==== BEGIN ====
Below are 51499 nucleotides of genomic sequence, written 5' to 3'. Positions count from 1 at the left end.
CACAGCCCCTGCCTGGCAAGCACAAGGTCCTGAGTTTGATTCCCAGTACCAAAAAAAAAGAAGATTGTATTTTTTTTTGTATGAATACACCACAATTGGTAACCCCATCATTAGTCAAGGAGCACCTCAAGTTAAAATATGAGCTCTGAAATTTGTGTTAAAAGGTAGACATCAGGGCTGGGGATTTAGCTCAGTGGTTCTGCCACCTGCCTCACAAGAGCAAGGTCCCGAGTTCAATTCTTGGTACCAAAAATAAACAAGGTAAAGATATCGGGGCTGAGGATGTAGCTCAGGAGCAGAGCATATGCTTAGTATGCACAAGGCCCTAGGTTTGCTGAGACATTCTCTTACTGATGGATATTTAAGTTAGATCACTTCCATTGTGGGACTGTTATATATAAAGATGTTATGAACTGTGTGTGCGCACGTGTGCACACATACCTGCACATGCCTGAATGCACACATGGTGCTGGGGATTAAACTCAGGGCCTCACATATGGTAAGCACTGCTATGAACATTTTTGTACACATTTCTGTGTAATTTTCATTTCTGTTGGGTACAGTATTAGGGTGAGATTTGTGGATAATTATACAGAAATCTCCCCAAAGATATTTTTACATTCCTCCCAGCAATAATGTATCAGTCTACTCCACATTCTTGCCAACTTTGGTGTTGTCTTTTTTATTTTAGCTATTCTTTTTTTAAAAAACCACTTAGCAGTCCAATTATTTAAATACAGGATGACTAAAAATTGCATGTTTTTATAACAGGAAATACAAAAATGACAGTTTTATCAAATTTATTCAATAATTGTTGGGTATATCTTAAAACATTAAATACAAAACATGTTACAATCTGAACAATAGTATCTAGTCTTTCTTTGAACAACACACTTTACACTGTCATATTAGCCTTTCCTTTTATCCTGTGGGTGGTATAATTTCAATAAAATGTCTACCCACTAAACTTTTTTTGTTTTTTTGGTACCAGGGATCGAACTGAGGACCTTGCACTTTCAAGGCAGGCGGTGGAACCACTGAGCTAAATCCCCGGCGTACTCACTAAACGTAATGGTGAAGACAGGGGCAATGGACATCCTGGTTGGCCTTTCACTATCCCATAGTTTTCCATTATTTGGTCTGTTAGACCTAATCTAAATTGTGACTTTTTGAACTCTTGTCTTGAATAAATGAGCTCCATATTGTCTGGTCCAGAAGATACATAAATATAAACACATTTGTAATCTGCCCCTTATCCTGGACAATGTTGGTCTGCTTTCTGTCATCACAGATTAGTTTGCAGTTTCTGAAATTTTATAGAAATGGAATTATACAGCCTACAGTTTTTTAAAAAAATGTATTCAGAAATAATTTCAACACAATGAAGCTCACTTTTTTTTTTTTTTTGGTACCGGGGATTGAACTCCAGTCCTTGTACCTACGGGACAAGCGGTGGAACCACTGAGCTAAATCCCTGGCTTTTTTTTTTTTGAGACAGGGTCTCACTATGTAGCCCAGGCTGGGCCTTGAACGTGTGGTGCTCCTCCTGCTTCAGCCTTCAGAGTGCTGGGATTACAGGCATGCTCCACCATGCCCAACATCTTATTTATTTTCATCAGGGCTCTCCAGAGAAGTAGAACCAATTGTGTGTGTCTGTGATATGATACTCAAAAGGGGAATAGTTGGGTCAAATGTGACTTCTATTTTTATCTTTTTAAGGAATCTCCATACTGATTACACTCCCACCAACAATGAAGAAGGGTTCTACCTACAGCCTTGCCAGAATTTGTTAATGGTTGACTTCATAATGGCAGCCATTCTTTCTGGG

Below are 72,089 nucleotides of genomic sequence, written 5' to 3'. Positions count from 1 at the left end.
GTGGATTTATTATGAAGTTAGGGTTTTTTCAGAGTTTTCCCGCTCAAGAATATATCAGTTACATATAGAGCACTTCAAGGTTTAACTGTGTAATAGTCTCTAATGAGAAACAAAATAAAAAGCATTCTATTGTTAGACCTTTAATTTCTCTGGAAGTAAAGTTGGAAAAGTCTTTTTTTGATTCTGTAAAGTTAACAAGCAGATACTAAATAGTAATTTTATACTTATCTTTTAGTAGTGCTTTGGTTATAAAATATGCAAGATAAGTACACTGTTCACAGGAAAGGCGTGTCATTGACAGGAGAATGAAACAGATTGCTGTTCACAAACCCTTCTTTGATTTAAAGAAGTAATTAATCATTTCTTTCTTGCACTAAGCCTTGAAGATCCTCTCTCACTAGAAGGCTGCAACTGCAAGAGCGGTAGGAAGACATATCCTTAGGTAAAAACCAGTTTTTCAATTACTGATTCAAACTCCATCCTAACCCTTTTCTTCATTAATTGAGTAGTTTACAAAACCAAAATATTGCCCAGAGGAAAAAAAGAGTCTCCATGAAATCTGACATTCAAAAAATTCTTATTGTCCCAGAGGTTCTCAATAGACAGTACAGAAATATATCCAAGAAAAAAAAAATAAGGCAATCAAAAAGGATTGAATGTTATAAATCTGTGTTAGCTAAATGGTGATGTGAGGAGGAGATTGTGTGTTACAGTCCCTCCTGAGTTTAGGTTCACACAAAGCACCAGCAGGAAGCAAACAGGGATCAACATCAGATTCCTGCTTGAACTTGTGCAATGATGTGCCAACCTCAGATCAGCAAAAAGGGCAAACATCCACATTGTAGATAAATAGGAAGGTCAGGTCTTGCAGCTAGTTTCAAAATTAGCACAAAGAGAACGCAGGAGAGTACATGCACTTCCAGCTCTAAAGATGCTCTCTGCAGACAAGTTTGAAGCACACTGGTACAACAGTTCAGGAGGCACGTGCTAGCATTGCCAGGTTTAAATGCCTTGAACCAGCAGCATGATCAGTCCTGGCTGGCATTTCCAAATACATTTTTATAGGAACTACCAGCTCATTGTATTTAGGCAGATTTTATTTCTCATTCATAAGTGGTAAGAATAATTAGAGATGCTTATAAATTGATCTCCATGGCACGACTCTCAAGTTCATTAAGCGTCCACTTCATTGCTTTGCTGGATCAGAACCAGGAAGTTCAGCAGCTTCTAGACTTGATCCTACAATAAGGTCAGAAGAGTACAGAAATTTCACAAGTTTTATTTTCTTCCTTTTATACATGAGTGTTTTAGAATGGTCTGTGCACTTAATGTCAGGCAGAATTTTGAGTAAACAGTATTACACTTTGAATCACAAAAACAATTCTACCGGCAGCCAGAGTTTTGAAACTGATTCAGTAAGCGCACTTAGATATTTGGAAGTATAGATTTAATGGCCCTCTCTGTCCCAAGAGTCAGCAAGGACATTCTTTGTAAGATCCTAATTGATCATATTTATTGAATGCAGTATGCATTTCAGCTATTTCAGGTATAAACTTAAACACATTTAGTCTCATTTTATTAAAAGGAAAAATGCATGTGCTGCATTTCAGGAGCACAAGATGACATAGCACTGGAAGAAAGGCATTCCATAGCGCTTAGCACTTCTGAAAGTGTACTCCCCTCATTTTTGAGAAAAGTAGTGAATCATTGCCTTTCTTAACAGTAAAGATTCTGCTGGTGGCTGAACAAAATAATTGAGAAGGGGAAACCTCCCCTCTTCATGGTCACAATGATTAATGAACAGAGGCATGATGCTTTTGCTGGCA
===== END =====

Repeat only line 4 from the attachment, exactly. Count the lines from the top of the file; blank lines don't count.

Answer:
GTGGATTTATTATGAAGTTAGGGTTTTTTCAGAGTTTTCCCGCTCAAGAATATATCAGTTACATATAGAGCACTTCAAGGTTTAACTGTGTAATAGTCTCTAATGAGAAACAAAATAAAAAGCATTCTATTGTTAGACCTTTAATTTCTCTGGAAGTAAAGTTGGAAAAGTCTTTTTTTGATTCTGTAAAGTTAACAAGCAGATACTAAATAGTAATTTTATACTTATCTTTTAGTAGTGCTTTGGTTATAAAATATGCAAGATAAGTACACTGTTCACAGGAAAGGCGTGTCATTGACAGGAGAATGAAACAGATTGCTGTTCACAAACCCTTCTTTGATTTAAAGAAGTAATTAATCATTTCTTTCTTGCACTAAGCCTTGAAGATCCTCTCTCACTAGAAGGCTGCAACTGCAAGAGCGGTAGGAAGACATATCCTTAGGTAAAAACCAGTTTTTCAATTACTGATTCAAACTCCATCCTAACCCTTTTCTTCATTAATTGAGTAGTTTACAAAACCAAAATATTGCCCAGAGGAAAAAAAGAGTCTCCATGAAATCTGACATTCAAAAAATTCTTATTGTCCCAGAGGTTCTCAATAGACAGTACAGAAATATATCCAAGAAAAAAAAAATAAGGCAATCAAAAAGGATTGAATGTTATAAATCTGTGTTAGCTAAATGGTGATGTGAGGAGGAGATTGTGTGTTACAGTCCCTCCTGAGTTTAGGTTCACACAAAGCACCAGCAGGAAGCAAACAGGGATCAACATCAGATTCCTGCTTGAACTTGTGCAATGATGTGCCAACCTCAGATCAGCAAAAAGGGCAAACATCCACATTGTAGATAAATAGGAAGGTCAGGTCTTGCAGCTAGTTTCAAAATTAGCACAAAGAGAACGCAGGAGAGTACATGCACTTCCAGCTCTAAAGATGCTCTCTGCAGACAAGTTTGAAGCACACTGGTACAACAGTTCAGGAGGCACGTGCTAGCATTGCCAGGTTTAAATGCCTTGAACCAGCAGCATGATCAGTCCTGGCTGGCATTTCCAAATACATTTTTATAGGAACTACCAGCTCATTGTATTTAGGCAGATTTTATTTCTCATTCATAAGTGGTAAGAATAATTAGAGATGCTTATAAATTGATCTCCATGGCACGACTCTCAAGTTCATTAAGCGTCCACTTCATTGCTTTGCTGGATCAGAACCAGGAAGTTCAGCAGCTTCTAGACTTGATCCTACAATAAGGTCAGAAGAGTACAGAAATTTCACAAGTTTTATTTTCTTCCTTTTATACATGAGTGTTTTAGAATGGTCTGTGCACTTAATGTCAGGCAGAATTTTGAGTAAACAGTATTACACTTTGAATCACAAAAACAATTCTACCGGCAGCCAGAGTTTTGAAACTGATTCAGTAAGCGCACTTAGATATTTGGAAGTATAGATTTAATGGCCCTCTCTGTCCCAAGAGTCAGCAAGGACATTCTTTGTAAGATCCTAATTGATCATATTTATTGAATGCAGTATGCATTTCAGCTATTTCAGGTATAAACTTAAACACATTTAGTCTCATTTTATTAAAAGGAAAAATGCATGTGCTGCATTTCAGGAGCACAAGATGACATAGCACTGGAAGAAAGGCATTCCATAGCGCTTAGCACTTCTGAAAGTGTACTCCCCTCATTTTTGAGAAAAGTAGTGAATCATTGCCTTTCTTAACAGTAAAGATTCTGCTGGTGGCTGAACAAAATAATTGAGAAGGGGAAACCTCCCCTCTTCATGGTCACAATGATTAATGAACAGAGGCATGATGCTTTTGCTGGCA